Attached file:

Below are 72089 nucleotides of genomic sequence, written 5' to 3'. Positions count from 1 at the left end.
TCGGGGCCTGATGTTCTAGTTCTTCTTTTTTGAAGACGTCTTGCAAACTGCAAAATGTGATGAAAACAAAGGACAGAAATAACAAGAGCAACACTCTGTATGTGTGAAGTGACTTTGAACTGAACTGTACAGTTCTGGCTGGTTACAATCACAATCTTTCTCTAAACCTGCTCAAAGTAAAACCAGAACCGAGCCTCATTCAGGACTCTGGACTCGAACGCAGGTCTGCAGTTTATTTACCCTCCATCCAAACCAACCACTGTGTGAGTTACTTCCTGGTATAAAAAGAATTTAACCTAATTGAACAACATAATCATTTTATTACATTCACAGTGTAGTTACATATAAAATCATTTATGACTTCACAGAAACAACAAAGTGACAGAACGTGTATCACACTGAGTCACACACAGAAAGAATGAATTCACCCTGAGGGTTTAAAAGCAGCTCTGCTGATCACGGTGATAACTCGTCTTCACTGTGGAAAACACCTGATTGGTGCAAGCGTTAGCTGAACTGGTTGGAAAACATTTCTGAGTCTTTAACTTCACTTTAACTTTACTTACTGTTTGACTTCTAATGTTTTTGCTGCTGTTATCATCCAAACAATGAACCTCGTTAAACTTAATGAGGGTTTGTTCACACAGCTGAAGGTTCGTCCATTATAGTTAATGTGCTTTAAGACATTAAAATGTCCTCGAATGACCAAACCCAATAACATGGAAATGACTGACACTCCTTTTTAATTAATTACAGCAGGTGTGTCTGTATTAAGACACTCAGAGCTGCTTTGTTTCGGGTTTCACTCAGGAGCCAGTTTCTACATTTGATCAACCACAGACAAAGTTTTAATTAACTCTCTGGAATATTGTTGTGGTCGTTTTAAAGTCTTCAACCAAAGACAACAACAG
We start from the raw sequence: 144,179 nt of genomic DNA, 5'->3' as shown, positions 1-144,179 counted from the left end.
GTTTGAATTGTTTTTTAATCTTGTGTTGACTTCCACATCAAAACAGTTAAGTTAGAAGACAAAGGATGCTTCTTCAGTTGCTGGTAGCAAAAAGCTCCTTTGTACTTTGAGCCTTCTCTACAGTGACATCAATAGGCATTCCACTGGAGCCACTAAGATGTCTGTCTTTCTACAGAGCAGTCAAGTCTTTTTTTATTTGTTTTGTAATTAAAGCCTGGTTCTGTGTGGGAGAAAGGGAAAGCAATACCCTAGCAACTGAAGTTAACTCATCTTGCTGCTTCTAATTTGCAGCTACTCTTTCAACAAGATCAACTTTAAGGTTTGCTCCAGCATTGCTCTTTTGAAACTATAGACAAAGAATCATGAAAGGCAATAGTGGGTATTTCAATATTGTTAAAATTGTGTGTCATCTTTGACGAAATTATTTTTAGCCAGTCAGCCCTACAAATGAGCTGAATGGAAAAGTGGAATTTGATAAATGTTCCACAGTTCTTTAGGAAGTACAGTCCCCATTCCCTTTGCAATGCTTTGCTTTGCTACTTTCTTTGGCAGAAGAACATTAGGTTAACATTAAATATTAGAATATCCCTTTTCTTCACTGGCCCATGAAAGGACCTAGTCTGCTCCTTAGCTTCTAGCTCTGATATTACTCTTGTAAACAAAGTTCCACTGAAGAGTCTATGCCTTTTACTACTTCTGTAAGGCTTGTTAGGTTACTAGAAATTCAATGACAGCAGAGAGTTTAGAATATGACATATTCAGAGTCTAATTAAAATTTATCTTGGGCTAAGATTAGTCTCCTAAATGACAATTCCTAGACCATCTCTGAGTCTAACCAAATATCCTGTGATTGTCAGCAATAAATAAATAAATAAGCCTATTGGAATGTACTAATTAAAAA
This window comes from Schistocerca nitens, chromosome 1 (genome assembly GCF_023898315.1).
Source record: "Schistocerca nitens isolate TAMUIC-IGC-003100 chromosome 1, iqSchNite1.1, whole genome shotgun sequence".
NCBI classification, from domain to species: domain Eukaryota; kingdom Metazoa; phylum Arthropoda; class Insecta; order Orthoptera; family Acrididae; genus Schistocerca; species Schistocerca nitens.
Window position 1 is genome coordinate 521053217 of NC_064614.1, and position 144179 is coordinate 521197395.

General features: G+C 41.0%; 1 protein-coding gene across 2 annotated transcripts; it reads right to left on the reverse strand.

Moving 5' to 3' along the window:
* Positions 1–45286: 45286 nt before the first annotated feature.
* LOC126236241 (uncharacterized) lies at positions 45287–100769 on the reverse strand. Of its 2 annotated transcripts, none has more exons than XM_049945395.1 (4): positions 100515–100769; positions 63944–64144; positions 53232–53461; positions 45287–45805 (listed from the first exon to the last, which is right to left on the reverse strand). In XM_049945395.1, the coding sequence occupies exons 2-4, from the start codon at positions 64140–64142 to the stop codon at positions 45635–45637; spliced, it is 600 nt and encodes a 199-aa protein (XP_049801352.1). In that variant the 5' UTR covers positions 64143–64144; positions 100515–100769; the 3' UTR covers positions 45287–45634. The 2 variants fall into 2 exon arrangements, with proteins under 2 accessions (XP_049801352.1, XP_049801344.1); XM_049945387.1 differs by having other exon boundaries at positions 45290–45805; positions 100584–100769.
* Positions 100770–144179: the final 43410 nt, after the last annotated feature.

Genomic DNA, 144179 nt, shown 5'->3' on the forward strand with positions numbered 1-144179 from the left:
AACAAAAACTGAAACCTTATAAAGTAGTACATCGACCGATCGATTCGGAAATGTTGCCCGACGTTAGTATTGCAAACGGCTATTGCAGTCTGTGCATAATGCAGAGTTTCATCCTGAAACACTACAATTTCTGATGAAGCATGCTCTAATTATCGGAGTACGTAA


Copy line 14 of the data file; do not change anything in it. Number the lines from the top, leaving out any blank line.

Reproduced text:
Genomic DNA, 144179 nt, shown 5'->3' on the forward strand with positions numbered 1-144179 from the left: